Earlier this year, the developer abruptly revised the amendment, as a temporary measure, to only rezone 36 acres of the original PUD to expedite yet another multistory, 300-unit apartment complex. The realtor has made clear that they are still eventually going to proceed to have the remaining 494 acres rezoned — as a whole or piecemeal, as parcels — for construction, so this is not progress, merely a change in tactics.
The City Commission is scheduled to render a vote on March 23, 2022. If it’s successful, this would move the 36 acres into the 2012 PUD and rezone this parcel for construction.
Who’s protecting it now:
Regrettably, the forested English Property PUD is privately owned. Ironically, residents who live near this property appear to care more about the forest’s wellbeing than the owners.
In February, six individuals of different age groups and social standings presented during the City Commission’s public hearing. Their underlying appeals were to urge the city commissioners, as well as staff and the developers, to listen to them and to consider their concerns and suggestions. Shortly after the hearing, we finally coined our collective efforts Save the English Forest, or Save TEF. Having a united front will allow us to strive forward; we plan to meet with city staff, the developer and the realtor and propose modifications on the PUD. We also intend to request opportunities to meet with the city commissioners and the English family.
Meanwhile, the developer and the realtor who have been representing the English family have stated that the owners wish to do what’s best for Tallahassee, and they would like to “leave a lasting legacy.”
Ultimately, we’d like the real lasting legacy of this land to be preserved — along with its wildlife, its natural resources and its features. Allowing the forest to continue to thrive under public protection and conservation would be great investment that would endure for generations. We are currently collecting information on the how to have the remaining forest so it can be preserved by a local conservancy, the state, or a couple of other public entities. However, we know the final decision is up the owner of this forest.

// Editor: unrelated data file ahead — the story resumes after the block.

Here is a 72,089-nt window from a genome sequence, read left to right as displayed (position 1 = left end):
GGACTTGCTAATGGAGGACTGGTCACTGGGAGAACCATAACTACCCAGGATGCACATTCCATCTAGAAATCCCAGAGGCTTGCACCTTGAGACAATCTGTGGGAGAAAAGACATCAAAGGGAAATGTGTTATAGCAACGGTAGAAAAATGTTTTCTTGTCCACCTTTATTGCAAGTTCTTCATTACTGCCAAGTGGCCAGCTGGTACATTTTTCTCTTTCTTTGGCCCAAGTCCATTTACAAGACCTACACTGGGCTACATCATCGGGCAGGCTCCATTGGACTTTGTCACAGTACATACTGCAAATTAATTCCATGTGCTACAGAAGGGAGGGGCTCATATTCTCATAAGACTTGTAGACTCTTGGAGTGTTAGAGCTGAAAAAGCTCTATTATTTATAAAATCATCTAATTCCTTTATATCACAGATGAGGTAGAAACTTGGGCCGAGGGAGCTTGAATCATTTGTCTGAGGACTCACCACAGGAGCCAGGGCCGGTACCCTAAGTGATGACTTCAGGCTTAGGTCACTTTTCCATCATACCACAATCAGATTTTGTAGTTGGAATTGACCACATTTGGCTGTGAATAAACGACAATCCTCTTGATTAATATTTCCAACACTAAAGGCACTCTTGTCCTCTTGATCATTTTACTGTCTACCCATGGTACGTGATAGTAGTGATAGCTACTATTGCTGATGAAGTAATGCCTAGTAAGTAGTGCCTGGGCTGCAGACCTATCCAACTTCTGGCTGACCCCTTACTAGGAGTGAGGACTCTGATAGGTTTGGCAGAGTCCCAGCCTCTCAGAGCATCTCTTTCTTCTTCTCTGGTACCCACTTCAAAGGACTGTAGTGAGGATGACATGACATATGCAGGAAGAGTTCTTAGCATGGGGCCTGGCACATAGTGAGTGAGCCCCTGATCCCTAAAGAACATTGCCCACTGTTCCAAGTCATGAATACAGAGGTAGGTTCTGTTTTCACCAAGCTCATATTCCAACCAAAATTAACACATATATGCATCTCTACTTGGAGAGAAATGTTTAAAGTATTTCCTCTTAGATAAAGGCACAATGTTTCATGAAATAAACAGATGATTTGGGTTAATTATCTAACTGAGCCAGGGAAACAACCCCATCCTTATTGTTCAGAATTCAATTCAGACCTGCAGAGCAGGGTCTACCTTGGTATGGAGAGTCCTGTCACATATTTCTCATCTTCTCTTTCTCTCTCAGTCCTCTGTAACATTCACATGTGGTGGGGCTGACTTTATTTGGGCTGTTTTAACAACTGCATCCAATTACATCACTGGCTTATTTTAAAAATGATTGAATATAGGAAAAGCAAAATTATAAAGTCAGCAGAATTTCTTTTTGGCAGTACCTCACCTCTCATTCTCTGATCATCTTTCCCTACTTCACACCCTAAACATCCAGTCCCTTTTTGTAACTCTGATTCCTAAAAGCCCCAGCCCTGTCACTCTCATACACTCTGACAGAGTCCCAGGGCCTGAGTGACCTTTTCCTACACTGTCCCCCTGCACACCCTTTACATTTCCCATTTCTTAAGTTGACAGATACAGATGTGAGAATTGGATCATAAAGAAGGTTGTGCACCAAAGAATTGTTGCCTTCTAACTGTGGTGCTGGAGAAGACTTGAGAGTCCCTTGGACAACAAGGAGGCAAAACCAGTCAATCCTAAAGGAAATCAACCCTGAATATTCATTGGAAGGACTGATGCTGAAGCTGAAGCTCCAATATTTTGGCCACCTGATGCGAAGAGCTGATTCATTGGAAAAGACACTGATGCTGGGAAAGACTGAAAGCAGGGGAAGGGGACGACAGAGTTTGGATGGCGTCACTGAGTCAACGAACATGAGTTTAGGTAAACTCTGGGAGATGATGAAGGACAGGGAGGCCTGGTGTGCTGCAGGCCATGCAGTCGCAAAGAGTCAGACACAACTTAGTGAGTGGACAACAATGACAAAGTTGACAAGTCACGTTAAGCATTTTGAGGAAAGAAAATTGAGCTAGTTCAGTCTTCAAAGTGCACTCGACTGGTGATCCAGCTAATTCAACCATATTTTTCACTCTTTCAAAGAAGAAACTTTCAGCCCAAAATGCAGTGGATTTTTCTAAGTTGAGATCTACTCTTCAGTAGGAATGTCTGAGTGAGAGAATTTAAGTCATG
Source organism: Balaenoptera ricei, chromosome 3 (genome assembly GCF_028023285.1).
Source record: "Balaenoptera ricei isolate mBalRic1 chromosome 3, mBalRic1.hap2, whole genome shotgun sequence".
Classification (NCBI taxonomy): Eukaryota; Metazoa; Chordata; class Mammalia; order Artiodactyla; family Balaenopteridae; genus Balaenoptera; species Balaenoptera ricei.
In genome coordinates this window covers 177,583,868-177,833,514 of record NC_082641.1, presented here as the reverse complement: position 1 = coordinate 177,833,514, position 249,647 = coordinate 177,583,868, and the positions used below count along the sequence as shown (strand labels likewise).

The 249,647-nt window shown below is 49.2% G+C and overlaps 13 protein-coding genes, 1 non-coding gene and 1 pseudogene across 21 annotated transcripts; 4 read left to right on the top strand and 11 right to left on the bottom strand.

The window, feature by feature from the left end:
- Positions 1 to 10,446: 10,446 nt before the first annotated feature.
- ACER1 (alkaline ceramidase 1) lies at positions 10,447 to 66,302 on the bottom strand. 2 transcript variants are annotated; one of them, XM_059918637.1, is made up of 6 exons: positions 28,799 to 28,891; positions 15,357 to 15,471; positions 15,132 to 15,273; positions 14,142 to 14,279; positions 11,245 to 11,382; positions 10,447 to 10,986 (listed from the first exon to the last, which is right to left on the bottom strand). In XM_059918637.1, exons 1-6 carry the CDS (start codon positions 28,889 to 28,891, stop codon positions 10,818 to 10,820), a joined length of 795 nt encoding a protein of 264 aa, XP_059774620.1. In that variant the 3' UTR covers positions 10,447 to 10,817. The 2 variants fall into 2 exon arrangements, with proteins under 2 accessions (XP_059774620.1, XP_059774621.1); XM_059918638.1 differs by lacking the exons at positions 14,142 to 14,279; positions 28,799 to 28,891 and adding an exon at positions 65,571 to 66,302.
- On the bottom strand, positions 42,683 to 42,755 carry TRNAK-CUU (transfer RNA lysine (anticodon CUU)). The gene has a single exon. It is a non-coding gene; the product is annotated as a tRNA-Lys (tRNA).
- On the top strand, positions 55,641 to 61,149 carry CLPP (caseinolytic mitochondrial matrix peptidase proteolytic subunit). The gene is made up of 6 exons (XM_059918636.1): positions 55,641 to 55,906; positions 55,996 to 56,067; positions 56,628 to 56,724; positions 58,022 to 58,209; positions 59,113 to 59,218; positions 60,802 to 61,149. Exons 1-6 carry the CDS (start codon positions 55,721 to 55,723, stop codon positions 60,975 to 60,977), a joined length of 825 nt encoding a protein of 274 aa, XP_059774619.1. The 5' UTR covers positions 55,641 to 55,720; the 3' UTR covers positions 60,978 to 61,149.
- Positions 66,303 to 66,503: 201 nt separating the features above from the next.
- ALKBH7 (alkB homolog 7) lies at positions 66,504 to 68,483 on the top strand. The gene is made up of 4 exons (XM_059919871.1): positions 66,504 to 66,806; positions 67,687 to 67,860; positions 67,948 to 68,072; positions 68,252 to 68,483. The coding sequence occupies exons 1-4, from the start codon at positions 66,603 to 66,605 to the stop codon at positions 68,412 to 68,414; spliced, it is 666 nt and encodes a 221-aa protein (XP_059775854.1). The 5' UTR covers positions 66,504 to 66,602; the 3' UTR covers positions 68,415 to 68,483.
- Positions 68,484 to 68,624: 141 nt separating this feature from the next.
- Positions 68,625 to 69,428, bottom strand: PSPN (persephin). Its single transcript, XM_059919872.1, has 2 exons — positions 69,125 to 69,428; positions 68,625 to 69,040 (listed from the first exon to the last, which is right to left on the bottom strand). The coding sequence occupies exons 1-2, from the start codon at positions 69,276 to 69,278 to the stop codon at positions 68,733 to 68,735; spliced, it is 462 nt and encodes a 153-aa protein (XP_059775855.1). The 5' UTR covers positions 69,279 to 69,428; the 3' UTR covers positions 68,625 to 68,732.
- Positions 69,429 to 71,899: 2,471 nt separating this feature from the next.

What this place needs:
The bottom line is that the city of Tallahassee has become lax in permitting and rezoning constructions.
Prior to construction, it’s imperative that the city, the realtors, the developers and even the owner grant requested meetings with concerned members of the community whose homes neighbor the property and will be adversely affected. This will allow us to reexamine and modify the cookie-cutter land-use plan to significantly integrate more acres as conservation easements that will be connected so they can effectively function as permanent green corridors and sustainable wildlife habitats. Currently slivers of sloped, unbuildable and swampy, undesirable areas have been set aside as a “open spaces,” implying as conservation easements.
Since the southeast region of Tallahassee is currently deprived of a public-protected preservation area, designating a significant portion of the English property — specifically, areas that are considered vulnerable, buffering surrounding parcels and green corridors — could be acquisitioned by a national nonprofit organization and eventually handed over to the state of Florida or the Northwest Water Management District. For example, the 1,000-foot parcels adjacent to the city’s 52-acre Jack L. McLean Park could be publicly preserved and managed to promote passive nature-appreciation activities and to function as habitat for wildlife.
Lessons from the fight:
Since the initiation of raising residents’ awareness about the plight of the English forest, the first question I often encounter has been, “Can you win this fight?” All too often, it has become keenly obvious that most people only want to know the result, even before it happens. As with any undertaking, it is all in the laborious process. It has been one individual, one step, one voice, one flyer, one email, one small gathering, one commitment, one action at a time. There are no quick or easy shortcuts.
Not everyone supports our efforts — in fact, many have already made up their minds against them, believing there is nothing to gain from them. There have been oppositions to our efforts. Nonetheless, since time is of the essence, we strive to focus on the immediate task, with the responsive support and dedication of those who really care.
It is crucial to publicly address one’s concerns, make comments, and submit input on the record. Casual complaints, silence, complacency and inaction will yield nothing. One learns to become flexible in order to quickly react and adjust to sudden alternations and to last-minute meeting notifications.
It is a time-consuming, exhaustive endeavor. Yet, collectively, there is a chance to make a difference and to modify the course to save and to preserve much of the forest. We need to speak up for the forest and its wildlife — for they alone have no voice, no choice.
Follow the fight: